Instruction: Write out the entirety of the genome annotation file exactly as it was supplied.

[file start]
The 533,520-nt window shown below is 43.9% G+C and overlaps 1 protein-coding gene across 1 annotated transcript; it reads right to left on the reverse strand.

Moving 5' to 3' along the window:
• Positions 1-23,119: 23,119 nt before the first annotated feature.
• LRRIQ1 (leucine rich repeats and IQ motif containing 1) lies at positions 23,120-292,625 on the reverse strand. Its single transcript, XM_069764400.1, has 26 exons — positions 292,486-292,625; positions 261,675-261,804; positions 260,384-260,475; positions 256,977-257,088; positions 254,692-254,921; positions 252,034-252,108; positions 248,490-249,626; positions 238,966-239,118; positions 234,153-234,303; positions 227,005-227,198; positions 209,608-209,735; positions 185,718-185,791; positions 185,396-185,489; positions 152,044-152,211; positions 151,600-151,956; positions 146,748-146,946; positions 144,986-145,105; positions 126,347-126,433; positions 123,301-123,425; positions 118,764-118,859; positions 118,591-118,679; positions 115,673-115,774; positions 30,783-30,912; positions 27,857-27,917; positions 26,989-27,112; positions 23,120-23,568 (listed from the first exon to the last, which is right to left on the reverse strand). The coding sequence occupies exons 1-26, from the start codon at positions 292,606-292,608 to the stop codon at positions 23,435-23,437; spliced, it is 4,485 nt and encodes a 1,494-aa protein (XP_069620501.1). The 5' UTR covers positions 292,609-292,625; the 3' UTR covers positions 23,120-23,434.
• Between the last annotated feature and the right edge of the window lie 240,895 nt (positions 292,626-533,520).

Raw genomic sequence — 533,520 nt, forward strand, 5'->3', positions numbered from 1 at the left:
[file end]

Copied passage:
The 533,520-nt window shown below is 43.9% G+C and overlaps 1 protein-coding gene across 1 annotated transcript; it reads right to left on the reverse strand.

Moving 5' to 3' along the window:
• Positions 1-23,119: 23,119 nt before the first annotated feature.
• LRRIQ1 (leucine rich repeats and IQ motif containing 1) lies at positions 23,120-292,625 on the reverse strand. Its single transcript, XM_069764400.1, has 26 exons — positions 292,486-292,625; positions 261,675-261,804; positions 260,384-260,475; positions 256,977-257,088; positions 254,692-254,921; positions 252,034-252,108; positions 248,490-249,626; positions 238,966-239,118; positions 234,153-234,303; positions 227,005-227,198; positions 209,608-209,735; positions 185,718-185,791; positions 185,396-185,489; positions 152,044-152,211; positions 151,600-151,956; positions 146,748-146,946; positions 144,986-145,105; positions 126,347-126,433; positions 123,301-123,425; positions 118,764-118,859; positions 118,591-118,679; positions 115,673-115,774; positions 30,783-30,912; positions 27,857-27,917; positions 26,989-27,112; positions 23,120-23,568 (listed from the first exon to the last, which is right to left on the reverse strand). The coding sequence occupies exons 1-26, from the start codon at positions 292,606-292,608 to the stop codon at positions 23,435-23,437; spliced, it is 4,485 nt and encodes a 1,494-aa protein (XP_069620501.1). The 5' UTR covers positions 292,609-292,625; the 3' UTR covers positions 23,120-23,434.
• Between the last annotated feature and the right edge of the window lie 240,895 nt (positions 292,626-533,520).

Raw genomic sequence — 533,520 nt, forward strand, 5'->3', positions numbered from 1 at the left: